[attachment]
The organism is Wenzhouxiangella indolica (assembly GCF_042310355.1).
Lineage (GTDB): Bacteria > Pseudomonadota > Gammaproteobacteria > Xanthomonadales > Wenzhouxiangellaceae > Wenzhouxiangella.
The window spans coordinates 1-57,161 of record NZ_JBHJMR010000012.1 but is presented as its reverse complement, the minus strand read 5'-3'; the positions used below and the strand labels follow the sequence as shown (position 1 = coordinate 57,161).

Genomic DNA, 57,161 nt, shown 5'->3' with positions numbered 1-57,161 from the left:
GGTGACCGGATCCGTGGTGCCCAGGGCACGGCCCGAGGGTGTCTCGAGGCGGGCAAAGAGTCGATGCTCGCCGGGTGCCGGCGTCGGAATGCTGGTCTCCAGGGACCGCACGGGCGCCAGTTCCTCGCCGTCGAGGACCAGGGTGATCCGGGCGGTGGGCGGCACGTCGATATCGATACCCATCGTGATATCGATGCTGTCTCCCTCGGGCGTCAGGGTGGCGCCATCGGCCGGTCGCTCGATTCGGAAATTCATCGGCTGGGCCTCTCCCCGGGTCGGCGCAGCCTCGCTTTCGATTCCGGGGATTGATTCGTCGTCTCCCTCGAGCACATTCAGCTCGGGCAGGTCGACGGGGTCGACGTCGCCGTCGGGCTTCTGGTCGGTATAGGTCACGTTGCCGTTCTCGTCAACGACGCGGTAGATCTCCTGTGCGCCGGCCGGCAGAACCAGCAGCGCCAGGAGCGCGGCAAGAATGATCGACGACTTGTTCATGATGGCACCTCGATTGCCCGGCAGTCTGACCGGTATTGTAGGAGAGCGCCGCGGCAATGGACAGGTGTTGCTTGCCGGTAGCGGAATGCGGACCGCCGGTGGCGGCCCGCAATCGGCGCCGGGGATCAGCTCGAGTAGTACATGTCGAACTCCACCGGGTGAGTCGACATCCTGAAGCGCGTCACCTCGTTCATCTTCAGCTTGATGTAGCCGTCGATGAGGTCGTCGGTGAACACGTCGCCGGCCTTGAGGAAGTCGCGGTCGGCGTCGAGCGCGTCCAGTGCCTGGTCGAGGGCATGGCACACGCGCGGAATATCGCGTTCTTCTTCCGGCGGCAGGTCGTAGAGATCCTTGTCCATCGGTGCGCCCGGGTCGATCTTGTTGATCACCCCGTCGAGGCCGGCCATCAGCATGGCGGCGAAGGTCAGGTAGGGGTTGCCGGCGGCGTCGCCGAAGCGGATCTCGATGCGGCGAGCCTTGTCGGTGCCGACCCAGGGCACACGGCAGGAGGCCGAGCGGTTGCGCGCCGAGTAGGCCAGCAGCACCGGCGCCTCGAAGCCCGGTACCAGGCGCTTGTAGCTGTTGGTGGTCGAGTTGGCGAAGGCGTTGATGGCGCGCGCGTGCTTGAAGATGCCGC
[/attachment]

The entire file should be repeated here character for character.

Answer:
The organism is Wenzhouxiangella indolica (assembly GCF_042310355.1).
Lineage (GTDB): Bacteria > Pseudomonadota > Gammaproteobacteria > Xanthomonadales > Wenzhouxiangellaceae > Wenzhouxiangella.
The window spans coordinates 1-57,161 of record NZ_JBHJMR010000012.1 but is presented as its reverse complement, the minus strand read 5'-3'; the positions used below and the strand labels follow the sequence as shown (position 1 = coordinate 57,161).

Genomic DNA, 57,161 nt, shown 5'->3' with positions numbered 1-57,161 from the left:
GGTGACCGGATCCGTGGTGCCCAGGGCACGGCCCGAGGGTGTCTCGAGGCGGGCAAAGAGTCGATGCTCGCCGGGTGCCGGCGTCGGAATGCTGGTCTCCAGGGACCGCACGGGCGCCAGTTCCTCGCCGTCGAGGACCAGGGTGATCCGGGCGGTGGGCGGCACGTCGATATCGATACCCATCGTGATATCGATGCTGTCTCCCTCGGGCGTCAGGGTGGCGCCATCGGCCGGTCGCTCGATTCGGAAATTCATCGGCTGGGCCTCTCCCCGGGTCGGCGCAGCCTCGCTTTCGATTCCGGGGATTGATTCGTCGTCTCCCTCGAGCACATTCAGCTCGGGCAGGTCGACGGGGTCGACGTCGCCGTCGGGCTTCTGGTCGGTATAGGTCACGTTGCCGTTCTCGTCAACGACGCGGTAGATCTCCTGTGCGCCGGCCGGCAGAACCAGCAGCGCCAGGAGCGCGGCAAGAATGATCGACGACTTGTTCATGATGGCACCTCGATTGCCCGGCAGTCTGACCGGTATTGTAGGAGAGCGCCGCGGCAATGGACAGGTGTTGCTTGCCGGTAGCGGAATGCGGACCGCCGGTGGCGGCCCGCAATCGGCGCCGGGGATCAGCTCGAGTAGTACATGTCGAACTCCACCGGGTGAGTCGACATCCTGAAGCGCGTCACCTCGTTCATCTTCAGCTTGATGTAGCCGTCGATGAGGTCGTCGGTGAACACGTCGCCGGCCTTGAGGAAGTCGCGGTCGGCGTCGAGCGCGTCCAGTGCCTGGTCGAGGGCATGGCACACGCGCGGAATATCGCGTTCTTCTTCCGGCGGCAGGTCGTAGAGATCCTTGTCCATCGGTGCGCCCGGGTCGATCTTGTTGATCACCCCGTCGAGGCCGGCCATCAGCATGGCGGCGAAGGTCAGGTAGGGGTTGCCGGCGGCGTCGCCGAAGCGGATCTCGATGCGGCGAGCCTTGTCGGTGCCGACCCAGGGCACACGGCAGGAGGCCGAGCGGTTGCGCGCCGAGTAGGCCAGCAGCACCGGCGCCTCGAAGCCCGGTACCAGGCGCTTGTAGCTGTTGGTGGTCGAGTTGGCGAAGGCGTTGATGGCGCGCGCGTGCTTGAAGATGCCGC